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Pedagogy 3.3 (2003) 329-339

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Teaching with Anthologies

Paul Lauter

I was once embarrassed by using anthologies, much less by creating them. I remembered E. E. Cummings's (1944: xi) poetic joke at the expense of Louis Untermeyer:

mr u will not be missed
who as an anthologist
sold the many on the few
not excluding mr u.

The rap on anthologies was that they were superficial: they offered a hop, skip, and jump through literary history instead of in-depth views of the truly great writers. There were too many authors, even in the most limited compilations; those included were too uneven in quality; and the multitude of options kept students from focusing on the true aesthetic value of literary texts. Therefore, the argument ran, it was best to teach whole works of value rather than the smorgasbord of brief texts characteristic of even the best anthologies.

Now, I have to acknowledge that in some courses I do, indeed, use novels or story collections by individual authors. But more recently I have not merely stopped apologizing for using anthologies but begun genuinely to value them. Here's why.

I was brought up on the New Critical analysis of the "monuments of unaging intellect," to use W. B. Yeats's phrase for the "great books." In curricular terms, this approach does imply complete books, usually novels or collections of poetry by single authors. That kind of teaching was made practical, [End Page 329] in fact, by the post-World War II paperback revolution. The tendency, in this teaching strategy, is to view works as isolated aesthetic objects that relate primarily, if they relate to anything, to one another—with anxiety, perhaps, but intertextually, certainly. For in this view the primary connections among works are those defined by the medium of language: words, images, sounds. T. S. Eliot's poetry, notably "Prufrock" and The Waste Land, provides perhaps the paradigmatic New Critical examples for this understanding of literary works. His strategy of allusion, quotation, and citation exemplifies one way of thinking about not only the creation but also the analysis and teaching of literature.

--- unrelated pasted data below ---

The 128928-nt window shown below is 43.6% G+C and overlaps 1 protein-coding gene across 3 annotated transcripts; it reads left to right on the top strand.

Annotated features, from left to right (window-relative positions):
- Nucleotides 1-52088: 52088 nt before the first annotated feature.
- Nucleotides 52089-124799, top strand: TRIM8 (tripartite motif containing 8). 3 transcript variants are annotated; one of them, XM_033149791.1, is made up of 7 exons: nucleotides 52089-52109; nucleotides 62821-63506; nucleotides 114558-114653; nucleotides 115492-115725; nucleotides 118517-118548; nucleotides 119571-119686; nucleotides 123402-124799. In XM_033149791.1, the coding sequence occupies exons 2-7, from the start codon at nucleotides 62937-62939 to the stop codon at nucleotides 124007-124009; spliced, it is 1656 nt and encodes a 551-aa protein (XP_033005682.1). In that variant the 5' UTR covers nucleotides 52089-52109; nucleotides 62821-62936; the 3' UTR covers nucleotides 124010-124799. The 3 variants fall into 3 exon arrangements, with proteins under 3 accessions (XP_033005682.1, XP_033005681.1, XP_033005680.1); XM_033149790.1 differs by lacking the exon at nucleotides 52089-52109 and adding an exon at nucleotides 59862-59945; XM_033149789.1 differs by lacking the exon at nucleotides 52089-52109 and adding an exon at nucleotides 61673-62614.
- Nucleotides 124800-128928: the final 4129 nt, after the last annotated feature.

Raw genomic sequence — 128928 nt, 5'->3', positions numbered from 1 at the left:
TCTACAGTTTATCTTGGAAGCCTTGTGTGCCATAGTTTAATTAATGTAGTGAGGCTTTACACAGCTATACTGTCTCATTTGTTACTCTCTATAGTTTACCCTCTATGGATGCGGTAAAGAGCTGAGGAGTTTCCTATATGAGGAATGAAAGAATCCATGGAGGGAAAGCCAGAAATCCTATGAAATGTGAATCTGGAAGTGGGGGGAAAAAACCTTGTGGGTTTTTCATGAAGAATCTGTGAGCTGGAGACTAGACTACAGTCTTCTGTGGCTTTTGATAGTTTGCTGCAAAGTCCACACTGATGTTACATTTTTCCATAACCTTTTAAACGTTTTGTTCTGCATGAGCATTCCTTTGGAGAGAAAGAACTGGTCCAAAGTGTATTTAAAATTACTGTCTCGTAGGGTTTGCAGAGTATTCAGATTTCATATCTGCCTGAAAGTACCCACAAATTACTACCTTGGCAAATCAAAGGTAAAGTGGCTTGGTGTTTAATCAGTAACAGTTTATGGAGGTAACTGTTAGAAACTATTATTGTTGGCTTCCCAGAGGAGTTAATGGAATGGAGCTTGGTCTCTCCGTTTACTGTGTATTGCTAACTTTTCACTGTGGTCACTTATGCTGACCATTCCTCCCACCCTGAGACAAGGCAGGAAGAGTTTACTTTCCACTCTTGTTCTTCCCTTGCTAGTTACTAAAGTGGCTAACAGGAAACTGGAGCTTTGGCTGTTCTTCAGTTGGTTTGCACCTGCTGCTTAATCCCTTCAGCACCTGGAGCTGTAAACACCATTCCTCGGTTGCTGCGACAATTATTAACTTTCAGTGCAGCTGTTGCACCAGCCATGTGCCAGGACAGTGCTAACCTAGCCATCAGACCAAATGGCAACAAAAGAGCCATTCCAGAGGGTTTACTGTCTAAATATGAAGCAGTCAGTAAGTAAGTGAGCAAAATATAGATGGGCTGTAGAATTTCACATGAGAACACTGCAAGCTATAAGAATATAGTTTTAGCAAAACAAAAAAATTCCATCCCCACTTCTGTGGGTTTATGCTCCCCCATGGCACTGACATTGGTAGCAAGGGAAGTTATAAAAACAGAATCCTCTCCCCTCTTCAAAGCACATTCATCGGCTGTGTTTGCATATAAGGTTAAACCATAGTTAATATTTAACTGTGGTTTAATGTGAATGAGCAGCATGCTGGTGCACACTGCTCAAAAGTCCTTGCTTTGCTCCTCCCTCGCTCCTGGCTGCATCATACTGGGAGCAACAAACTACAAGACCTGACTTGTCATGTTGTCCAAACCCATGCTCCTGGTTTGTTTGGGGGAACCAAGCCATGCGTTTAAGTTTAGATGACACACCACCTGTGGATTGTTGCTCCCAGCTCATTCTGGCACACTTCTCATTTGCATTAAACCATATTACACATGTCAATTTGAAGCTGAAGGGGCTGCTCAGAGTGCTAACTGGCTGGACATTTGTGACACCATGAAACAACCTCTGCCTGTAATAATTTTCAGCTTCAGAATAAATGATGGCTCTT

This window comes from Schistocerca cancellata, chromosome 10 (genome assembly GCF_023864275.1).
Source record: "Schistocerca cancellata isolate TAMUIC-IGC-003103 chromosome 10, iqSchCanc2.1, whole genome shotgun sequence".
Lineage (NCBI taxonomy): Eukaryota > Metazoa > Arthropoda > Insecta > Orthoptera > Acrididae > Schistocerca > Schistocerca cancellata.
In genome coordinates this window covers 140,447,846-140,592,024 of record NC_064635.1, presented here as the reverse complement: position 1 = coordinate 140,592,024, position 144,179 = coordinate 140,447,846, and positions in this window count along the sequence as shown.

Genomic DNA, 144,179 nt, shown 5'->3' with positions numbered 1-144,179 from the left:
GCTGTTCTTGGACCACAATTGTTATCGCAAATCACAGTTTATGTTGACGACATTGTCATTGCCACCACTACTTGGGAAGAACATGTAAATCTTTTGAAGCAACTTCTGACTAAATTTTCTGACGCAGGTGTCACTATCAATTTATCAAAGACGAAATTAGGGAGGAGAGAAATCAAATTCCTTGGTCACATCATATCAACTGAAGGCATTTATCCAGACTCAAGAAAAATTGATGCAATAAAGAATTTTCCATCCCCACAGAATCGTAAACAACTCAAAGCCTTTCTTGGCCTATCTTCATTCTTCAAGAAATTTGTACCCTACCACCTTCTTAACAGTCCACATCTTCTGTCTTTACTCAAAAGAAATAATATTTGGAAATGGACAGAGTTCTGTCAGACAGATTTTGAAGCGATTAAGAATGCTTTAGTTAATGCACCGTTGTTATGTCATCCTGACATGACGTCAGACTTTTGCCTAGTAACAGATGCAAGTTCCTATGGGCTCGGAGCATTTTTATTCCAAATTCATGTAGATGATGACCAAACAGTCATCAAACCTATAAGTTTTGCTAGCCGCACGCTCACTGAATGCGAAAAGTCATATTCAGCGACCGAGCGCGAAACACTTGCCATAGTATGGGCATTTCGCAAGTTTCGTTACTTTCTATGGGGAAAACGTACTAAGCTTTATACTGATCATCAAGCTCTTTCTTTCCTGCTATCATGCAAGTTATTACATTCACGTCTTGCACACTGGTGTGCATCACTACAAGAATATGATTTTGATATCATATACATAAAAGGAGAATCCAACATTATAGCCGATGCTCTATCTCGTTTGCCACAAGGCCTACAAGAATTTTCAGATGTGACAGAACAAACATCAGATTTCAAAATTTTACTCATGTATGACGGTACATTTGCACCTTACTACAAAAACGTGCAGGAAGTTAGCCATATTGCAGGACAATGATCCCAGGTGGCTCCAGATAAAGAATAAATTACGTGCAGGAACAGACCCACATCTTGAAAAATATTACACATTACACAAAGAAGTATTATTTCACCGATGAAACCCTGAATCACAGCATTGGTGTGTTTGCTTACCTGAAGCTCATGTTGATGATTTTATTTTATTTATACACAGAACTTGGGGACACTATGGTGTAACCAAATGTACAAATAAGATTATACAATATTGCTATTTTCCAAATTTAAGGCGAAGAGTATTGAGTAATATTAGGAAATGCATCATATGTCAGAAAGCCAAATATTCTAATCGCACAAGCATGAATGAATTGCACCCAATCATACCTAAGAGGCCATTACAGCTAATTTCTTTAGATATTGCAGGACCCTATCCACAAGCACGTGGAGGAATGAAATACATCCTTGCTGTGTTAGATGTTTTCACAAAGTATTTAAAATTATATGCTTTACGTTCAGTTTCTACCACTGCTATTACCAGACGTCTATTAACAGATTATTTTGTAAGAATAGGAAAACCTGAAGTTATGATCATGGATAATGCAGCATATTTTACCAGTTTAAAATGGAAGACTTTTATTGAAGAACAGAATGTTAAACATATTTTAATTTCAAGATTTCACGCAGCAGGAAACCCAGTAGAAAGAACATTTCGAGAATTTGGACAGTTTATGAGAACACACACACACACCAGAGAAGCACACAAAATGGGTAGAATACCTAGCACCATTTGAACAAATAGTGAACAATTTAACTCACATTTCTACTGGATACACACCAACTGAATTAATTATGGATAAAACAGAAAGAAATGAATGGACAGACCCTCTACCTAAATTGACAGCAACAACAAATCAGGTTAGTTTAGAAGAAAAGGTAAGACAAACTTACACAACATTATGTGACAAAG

I am not arguing that this approach necessarily excludes social context and history, only that if one emphasizes primarily literary monuments, the putatively great books of the great writers, context and history become relatively less significant than internal and intertextual linguistic and aesthetic concerns. Indeed, an understanding of "tradition"—as in the influential essay "Tradition and the Individual Talent"—rapidly narrows from something Eliot (1950: 4) calls "the historical sense" to "the whole of the literature of Europe" (my italics). But what if one wishes, rather—and especially in introductory classes—to help students see literature as one form, albeit an exceptional and important one, of textual production? What if one wishes to emphasize the differences and similarities among texts at any particular historical moment? Or to observe the processes of social as well as cultural change that help answer the question "Why this thing in this way at this time?" To observe change, to account for difference and similarity, to comprehend the historical conditions of textual production—all, it seems to me, lead us to a different strategy, to the comprehensive anthology rather than to separate books by individual authors.

Before I say why, I want to make clear that I am not drawing absolute distinctions here, just pointing to tendencies. One can surely present the contexts for longer, more prominent literary works in a course devoted to a sequence or simply a collection of such literature. Indeed, one can now teach such works from most anthologies. Nor does the alternative imply the exclusion or downplaying of language, or even of that specialized form of it that one finds in works of literature. As an editor (of The Heath Anthology of American Literature [Lauter et al. 2002]), I can say that one is always trying to strike a balance between including in an anthology works of dominating literary value and other texts that remain interesting by virtue of their representative qualities or historical significance. All the same, the tendencies I am sketching are...


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